In this photo taken Dec. 3, 2010, Stanford law student Susannah Karlsson, left, poses in the office of Mike Romano, right, a lecturer at the law school on the Stanford University campus in Palo Alto, Calif. Students at Stanford Law School's novel Three Strikes Project have successfully overturned 14 life prison terms handed down for non-violent crimes under California's unforgiving sentencing law. (AP Photo/Paul Sakuma)
California’s “Three Strikes and You’re Out” law, which mandates a life sentence for anyone convicted of three serious crimes, is the toughest such policy in the nation.
Under the law, someone who commits two felonies defined as serious can be sent to prison for 25 years by committing a third felony of any type – even some forms of shoplifting.
Proposition 36 on the November ballot seeks to modify "three strikes" so that only a violent or serious third felony would count.
Supporters, who include Los Angeles District Attorney Steve Cooley, say that’s only fair. Prop 36, they say, would fix a broken system that gives life sentences to people who committed minor crimes.
As currently written, California’s 1994 three-strikes law counts residential burglary as a strike, allows offenders’ juvenile records to be considered as strikes in some cases and lets the third strike be imposed for any felony. Offenders can be sent away for life if their third felony is for petty theft, forgery or drug possession.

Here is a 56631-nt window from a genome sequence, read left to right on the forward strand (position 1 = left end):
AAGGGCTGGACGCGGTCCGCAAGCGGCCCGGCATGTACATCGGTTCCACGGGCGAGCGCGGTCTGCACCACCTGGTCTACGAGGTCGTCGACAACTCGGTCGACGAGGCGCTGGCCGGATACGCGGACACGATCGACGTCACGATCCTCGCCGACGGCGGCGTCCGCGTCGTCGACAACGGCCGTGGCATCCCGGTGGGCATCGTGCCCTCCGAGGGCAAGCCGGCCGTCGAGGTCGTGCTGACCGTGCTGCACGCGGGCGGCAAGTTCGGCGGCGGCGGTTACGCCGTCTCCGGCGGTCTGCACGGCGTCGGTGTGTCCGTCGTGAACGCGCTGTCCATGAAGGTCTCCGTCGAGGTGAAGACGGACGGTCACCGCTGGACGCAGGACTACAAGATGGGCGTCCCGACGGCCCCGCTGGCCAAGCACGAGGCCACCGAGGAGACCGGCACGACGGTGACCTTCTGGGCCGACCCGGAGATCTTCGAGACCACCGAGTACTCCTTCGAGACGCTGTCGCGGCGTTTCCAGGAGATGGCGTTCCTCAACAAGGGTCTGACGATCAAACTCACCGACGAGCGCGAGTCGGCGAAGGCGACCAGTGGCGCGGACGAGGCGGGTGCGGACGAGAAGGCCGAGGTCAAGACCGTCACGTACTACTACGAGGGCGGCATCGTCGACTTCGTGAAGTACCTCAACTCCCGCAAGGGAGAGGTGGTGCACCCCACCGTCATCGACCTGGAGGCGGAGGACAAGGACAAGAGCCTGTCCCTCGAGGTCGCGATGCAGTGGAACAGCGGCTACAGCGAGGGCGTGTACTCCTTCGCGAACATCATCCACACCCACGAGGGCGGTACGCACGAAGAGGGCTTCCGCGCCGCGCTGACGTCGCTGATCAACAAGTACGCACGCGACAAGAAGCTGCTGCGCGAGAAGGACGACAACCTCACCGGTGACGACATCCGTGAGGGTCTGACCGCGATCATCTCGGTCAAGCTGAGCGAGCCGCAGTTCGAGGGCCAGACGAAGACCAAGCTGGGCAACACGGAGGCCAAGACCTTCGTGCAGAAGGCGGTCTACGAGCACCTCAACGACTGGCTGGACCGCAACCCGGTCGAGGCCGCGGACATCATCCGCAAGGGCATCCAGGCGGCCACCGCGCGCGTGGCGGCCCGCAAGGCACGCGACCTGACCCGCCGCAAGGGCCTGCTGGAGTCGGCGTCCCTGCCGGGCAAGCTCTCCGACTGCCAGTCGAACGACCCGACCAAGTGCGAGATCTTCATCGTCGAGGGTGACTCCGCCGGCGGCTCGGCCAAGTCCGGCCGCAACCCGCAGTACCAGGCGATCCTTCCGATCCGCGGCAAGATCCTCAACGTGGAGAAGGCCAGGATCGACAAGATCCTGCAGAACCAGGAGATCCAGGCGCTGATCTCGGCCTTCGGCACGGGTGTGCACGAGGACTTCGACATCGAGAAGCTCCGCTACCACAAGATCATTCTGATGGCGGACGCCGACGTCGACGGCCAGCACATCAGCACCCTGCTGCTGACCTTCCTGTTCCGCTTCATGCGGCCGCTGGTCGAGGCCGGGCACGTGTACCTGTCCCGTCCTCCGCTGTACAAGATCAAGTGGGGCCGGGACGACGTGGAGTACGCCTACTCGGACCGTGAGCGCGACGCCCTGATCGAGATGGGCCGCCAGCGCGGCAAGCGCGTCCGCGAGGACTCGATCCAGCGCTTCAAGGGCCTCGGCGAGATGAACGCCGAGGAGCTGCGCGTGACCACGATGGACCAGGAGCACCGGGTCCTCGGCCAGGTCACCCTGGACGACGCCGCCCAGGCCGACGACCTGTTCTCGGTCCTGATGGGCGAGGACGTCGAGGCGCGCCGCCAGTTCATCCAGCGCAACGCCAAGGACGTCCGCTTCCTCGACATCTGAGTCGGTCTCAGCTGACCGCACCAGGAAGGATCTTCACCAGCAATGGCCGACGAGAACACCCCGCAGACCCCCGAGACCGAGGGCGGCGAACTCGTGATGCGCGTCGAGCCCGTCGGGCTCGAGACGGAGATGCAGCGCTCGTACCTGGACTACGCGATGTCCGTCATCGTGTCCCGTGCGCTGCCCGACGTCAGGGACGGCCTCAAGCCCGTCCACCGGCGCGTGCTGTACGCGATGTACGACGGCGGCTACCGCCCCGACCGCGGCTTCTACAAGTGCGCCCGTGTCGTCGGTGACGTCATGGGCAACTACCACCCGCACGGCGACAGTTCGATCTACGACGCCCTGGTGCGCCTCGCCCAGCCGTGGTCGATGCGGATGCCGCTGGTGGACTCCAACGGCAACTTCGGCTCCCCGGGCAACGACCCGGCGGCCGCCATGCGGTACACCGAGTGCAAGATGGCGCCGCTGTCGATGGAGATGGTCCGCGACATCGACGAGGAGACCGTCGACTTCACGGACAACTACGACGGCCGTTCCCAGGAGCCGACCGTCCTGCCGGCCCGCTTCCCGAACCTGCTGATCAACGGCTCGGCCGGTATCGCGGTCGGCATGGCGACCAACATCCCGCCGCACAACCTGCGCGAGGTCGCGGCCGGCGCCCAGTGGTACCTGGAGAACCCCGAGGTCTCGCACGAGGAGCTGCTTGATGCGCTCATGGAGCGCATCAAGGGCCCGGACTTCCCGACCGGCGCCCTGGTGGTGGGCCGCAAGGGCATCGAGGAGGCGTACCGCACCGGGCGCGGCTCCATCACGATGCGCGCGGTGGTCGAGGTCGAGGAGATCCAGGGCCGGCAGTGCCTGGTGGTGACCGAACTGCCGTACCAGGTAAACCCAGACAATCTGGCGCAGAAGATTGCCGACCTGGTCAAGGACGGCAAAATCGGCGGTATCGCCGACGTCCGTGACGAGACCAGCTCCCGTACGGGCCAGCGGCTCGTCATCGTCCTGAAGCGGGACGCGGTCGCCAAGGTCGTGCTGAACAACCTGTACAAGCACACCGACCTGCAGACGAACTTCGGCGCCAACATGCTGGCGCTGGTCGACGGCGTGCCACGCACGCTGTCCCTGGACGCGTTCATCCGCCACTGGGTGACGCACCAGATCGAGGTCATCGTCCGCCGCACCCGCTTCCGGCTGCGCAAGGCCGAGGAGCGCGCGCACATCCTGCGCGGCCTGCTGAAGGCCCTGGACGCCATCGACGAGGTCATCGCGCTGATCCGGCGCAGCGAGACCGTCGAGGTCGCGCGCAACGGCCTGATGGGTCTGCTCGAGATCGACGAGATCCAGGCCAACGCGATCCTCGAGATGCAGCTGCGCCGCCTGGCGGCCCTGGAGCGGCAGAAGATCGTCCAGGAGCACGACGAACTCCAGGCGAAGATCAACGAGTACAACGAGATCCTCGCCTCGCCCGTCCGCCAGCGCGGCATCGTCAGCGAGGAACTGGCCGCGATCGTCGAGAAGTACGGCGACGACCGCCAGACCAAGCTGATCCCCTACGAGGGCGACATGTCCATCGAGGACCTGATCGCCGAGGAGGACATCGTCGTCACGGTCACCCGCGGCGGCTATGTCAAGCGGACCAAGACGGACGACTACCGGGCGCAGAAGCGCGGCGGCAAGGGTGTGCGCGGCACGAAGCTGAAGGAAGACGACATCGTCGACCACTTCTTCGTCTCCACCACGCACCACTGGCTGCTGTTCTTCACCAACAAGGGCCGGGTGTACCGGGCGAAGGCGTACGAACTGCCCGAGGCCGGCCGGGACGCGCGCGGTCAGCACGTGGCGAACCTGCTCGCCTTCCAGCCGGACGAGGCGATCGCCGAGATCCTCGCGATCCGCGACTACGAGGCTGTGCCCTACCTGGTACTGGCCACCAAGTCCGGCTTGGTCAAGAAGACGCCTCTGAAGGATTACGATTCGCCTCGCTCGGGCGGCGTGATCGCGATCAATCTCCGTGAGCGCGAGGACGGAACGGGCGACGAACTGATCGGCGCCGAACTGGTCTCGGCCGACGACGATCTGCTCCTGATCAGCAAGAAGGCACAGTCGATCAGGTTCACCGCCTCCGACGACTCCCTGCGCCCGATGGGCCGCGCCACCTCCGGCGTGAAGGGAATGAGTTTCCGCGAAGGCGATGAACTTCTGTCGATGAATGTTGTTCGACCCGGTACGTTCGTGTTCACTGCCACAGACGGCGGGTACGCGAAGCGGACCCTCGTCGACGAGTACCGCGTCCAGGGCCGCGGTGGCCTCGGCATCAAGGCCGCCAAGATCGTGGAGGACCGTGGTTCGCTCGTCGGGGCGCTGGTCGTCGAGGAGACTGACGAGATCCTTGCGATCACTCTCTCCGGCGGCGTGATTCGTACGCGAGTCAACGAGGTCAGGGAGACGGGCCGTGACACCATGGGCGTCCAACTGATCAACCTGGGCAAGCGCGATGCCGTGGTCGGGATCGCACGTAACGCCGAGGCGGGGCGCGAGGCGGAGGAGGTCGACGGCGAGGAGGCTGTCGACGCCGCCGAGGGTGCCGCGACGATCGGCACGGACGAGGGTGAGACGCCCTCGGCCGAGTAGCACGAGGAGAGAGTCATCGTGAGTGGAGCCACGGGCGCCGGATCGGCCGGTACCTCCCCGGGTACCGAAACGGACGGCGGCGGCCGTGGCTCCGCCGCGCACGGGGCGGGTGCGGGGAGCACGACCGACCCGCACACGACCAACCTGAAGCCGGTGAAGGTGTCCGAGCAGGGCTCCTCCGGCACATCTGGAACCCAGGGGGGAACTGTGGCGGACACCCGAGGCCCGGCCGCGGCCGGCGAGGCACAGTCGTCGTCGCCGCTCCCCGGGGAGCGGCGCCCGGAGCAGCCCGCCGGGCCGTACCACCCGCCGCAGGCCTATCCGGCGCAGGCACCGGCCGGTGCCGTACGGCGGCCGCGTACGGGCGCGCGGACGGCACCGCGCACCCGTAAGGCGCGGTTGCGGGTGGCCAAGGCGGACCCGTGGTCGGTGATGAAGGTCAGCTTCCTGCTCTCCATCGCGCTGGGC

"Right now because of this flaw in the three strikes law, significant law enforcement resources are diverted to non-violent, non-serious offenders," said Dan Newman, a "Yes on Prop 36" campaign strategist. "By passing this law, it will focus law enforcement resources on violent and dangerous criminals."
But opponents of changing the law say such a move would bring pain to the families of victims, and put others at risk as violent criminals are sent back into society. Those sentenced under the current law are repeat offenders who already had two serious or violent felony convictions, opponent say.
“It’s the most dangerous initiative on this ballot by any measuring stick,” said Mike Reynolds, with “No on 36,” which has raised $120,000. “It has the potential of placing thousands of Californian’s most serious and violent offenders back out on the street.”
Opponents face an uphill battle against a heavily-funded campaign.
The "Yes on 36" campaign has raised more than $2.4 million and has the backing of big names such as business magnate George Soros, who's contributed more than $1 million alone. The second leading donor is David Mills, a professor at Stanford Law School, who's contributed just under $1 million.
Leading donors contributing to "No on 36" are the Peace Officers Research Association, which has contributed $100,000 and the San Manuel Band of Mission Indians, which has contributed $10,000.
At least 2,800 inmates, or about a third of the 8,900 inmates convicted under the current three-strikes law, could have their sentences reduced should Proposition 36 pass, according to the state Department of Corrections and Rehabilitation.